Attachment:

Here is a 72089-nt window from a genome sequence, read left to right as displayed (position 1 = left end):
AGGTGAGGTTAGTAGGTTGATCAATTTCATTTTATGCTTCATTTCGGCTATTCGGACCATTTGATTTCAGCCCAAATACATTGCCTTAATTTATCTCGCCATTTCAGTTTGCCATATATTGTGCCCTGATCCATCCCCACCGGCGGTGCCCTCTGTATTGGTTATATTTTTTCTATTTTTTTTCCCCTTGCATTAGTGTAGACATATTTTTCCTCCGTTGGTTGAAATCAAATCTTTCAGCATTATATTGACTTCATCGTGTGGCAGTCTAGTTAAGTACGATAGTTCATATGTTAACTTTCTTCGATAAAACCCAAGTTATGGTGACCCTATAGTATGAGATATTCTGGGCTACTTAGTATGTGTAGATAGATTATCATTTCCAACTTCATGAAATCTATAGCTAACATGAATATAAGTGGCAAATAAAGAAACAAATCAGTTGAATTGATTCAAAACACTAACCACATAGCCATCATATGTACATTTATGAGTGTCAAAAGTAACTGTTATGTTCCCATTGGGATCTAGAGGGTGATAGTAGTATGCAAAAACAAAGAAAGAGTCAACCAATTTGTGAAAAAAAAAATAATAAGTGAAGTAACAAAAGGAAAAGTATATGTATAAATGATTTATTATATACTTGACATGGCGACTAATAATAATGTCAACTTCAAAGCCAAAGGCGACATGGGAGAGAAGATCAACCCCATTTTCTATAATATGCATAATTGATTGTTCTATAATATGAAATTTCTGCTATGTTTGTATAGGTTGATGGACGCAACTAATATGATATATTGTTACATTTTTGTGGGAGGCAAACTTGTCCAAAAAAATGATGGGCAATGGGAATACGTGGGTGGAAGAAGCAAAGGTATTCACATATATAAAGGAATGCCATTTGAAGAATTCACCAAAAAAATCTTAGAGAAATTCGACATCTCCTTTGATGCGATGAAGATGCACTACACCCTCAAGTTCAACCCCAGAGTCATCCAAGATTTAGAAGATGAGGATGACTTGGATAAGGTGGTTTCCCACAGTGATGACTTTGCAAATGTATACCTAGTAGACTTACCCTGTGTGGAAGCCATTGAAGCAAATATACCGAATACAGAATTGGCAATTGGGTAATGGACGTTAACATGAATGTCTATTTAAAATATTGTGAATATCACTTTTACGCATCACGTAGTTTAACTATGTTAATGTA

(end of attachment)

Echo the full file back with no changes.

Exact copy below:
Here is a 72089-nt window from a genome sequence, read left to right as displayed (position 1 = left end):
AGGTGAGGTTAGTAGGTTGATCAATTTCATTTTATGCTTCATTTCGGCTATTCGGACCATTTGATTTCAGCCCAAATACATTGCCTTAATTTATCTCGCCATTTCAGTTTGCCATATATTGTGCCCTGATCCATCCCCACCGGCGGTGCCCTCTGTATTGGTTATATTTTTTCTATTTTTTTTCCCCTTGCATTAGTGTAGACATATTTTTCCTCCGTTGGTTGAAATCAAATCTTTCAGCATTATATTGACTTCATCGTGTGGCAGTCTAGTTAAGTACGATAGTTCATATGTTAACTTTCTTCGATAAAACCCAAGTTATGGTGACCCTATAGTATGAGATATTCTGGGCTACTTAGTATGTGTAGATAGATTATCATTTCCAACTTCATGAAATCTATAGCTAACATGAATATAAGTGGCAAATAAAGAAACAAATCAGTTGAATTGATTCAAAACACTAACCACATAGCCATCATATGTACATTTATGAGTGTCAAAAGTAACTGTTATGTTCCCATTGGGATCTAGAGGGTGATAGTAGTATGCAAAAACAAAGAAAGAGTCAACCAATTTGTGAAAAAAAAAATAATAAGTGAAGTAACAAAAGGAAAAGTATATGTATAAATGATTTATTATATACTTGACATGGCGACTAATAATAATGTCAACTTCAAAGCCAAAGGCGACATGGGAGAGAAGATCAACCCCATTTTCTATAATATGCATAATTGATTGTTCTATAATATGAAATTTCTGCTATGTTTGTATAGGTTGATGGACGCAACTAATATGATATATTGTTACATTTTTGTGGGAGGCAAACTTGTCCAAAAAAATGATGGGCAATGGGAATACGTGGGTGGAAGAAGCAAAGGTATTCACATATATAAAGGAATGCCATTTGAAGAATTCACCAAAAAAATCTTAGAGAAATTCGACATCTCCTTTGATGCGATGAAGATGCACTACACCCTCAAGTTCAACCCCAGAGTCATCCAAGATTTAGAAGATGAGGATGACTTGGATAAGGTGGTTTCCCACAGTGATGACTTTGCAAATGTATACCTAGTAGACTTACCCTGTGTGGAAGCCATTGAAGCAAATATACCGAATACAGAATTGGCAATTGGGTAATGGACGTTAACATGAATGTCTATTTAAAATATTGTGAATATCACTTTTACGCATCACGTAGTTTAACTATGTTAATGTA